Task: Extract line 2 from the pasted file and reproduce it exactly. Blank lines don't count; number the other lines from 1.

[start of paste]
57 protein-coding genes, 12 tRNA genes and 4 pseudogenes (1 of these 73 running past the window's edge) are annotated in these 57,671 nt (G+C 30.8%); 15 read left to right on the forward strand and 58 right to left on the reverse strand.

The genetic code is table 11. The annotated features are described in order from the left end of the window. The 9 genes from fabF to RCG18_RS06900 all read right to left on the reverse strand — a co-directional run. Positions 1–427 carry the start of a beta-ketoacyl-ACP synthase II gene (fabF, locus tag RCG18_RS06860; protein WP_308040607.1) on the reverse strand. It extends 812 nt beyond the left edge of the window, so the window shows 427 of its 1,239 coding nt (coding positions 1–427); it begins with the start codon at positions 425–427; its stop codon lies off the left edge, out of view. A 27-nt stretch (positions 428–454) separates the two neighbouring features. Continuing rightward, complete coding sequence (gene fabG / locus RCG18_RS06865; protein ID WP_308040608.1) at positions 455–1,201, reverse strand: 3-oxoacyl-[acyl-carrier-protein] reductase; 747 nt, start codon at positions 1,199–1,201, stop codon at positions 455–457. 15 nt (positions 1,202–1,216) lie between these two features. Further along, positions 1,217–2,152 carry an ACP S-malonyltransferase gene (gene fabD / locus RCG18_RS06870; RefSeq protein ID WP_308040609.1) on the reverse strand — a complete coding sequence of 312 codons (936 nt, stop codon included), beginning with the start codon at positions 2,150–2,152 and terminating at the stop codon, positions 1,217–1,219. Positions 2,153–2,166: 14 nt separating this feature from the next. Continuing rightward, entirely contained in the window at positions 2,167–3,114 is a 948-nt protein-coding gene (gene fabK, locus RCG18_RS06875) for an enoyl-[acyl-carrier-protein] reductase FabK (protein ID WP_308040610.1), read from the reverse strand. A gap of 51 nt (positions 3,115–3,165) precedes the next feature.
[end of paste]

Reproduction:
The genetic code is table 11. The annotated features are described in order from the left end of the window. The 9 genes from fabF to RCG18_RS06900 all read right to left on the reverse strand — a co-directional run. Positions 1–427 carry the start of a beta-ketoacyl-ACP synthase II gene (fabF, locus tag RCG18_RS06860; protein WP_308040607.1) on the reverse strand. It extends 812 nt beyond the left edge of the window, so the window shows 427 of its 1,239 coding nt (coding positions 1–427); it begins with the start codon at positions 425–427; its stop codon lies off the left edge, out of view. A 27-nt stretch (positions 428–454) separates the two neighbouring features. Continuing rightward, complete coding sequence (gene fabG / locus RCG18_RS06865; protein ID WP_308040608.1) at positions 455–1,201, reverse strand: 3-oxoacyl-[acyl-carrier-protein] reductase; 747 nt, start codon at positions 1,199–1,201, stop codon at positions 455–457. 15 nt (positions 1,202–1,216) lie between these two features. Further along, positions 1,217–2,152 carry an ACP S-malonyltransferase gene (gene fabD / locus RCG18_RS06870; RefSeq protein ID WP_308040609.1) on the reverse strand — a complete coding sequence of 312 codons (936 nt, stop codon included), beginning with the start codon at positions 2,150–2,152 and terminating at the stop codon, positions 1,217–1,219. Positions 2,153–2,166: 14 nt separating this feature from the next. Continuing rightward, entirely contained in the window at positions 2,167–3,114 is a 948-nt protein-coding gene (gene fabK, locus RCG18_RS06875) for an enoyl-[acyl-carrier-protein] reductase FabK (protein ID WP_308040610.1), read from the reverse strand. A gap of 51 nt (positions 3,115–3,165) precedes the next feature.